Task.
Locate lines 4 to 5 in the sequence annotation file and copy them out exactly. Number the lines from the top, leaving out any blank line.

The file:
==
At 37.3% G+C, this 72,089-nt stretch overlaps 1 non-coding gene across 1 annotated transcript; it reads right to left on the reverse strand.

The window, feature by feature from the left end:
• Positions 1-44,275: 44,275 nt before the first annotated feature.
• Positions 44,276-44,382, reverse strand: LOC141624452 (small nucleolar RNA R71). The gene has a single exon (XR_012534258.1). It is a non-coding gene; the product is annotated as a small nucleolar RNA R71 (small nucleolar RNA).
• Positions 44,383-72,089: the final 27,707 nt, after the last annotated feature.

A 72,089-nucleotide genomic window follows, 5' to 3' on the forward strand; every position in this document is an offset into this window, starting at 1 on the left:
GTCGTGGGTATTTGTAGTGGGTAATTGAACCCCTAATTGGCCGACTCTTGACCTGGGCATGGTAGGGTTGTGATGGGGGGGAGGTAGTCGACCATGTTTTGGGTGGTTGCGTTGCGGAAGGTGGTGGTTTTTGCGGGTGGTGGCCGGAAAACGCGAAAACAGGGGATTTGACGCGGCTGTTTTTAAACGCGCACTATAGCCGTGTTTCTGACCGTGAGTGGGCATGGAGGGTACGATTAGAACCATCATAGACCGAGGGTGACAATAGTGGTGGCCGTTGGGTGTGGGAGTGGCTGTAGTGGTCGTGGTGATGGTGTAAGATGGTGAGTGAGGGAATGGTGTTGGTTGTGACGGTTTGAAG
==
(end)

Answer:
• Positions 44,276-44,382, reverse strand: LOC141624452 (small nucleolar RNA R71). The gene has a single exon (XR_012534258.1). It is a non-coding gene; the product is annotated as a small nucleolar RNA R71 (small nucleolar RNA).
• Positions 44,383-72,089: the final 27,707 nt, after the last annotated feature.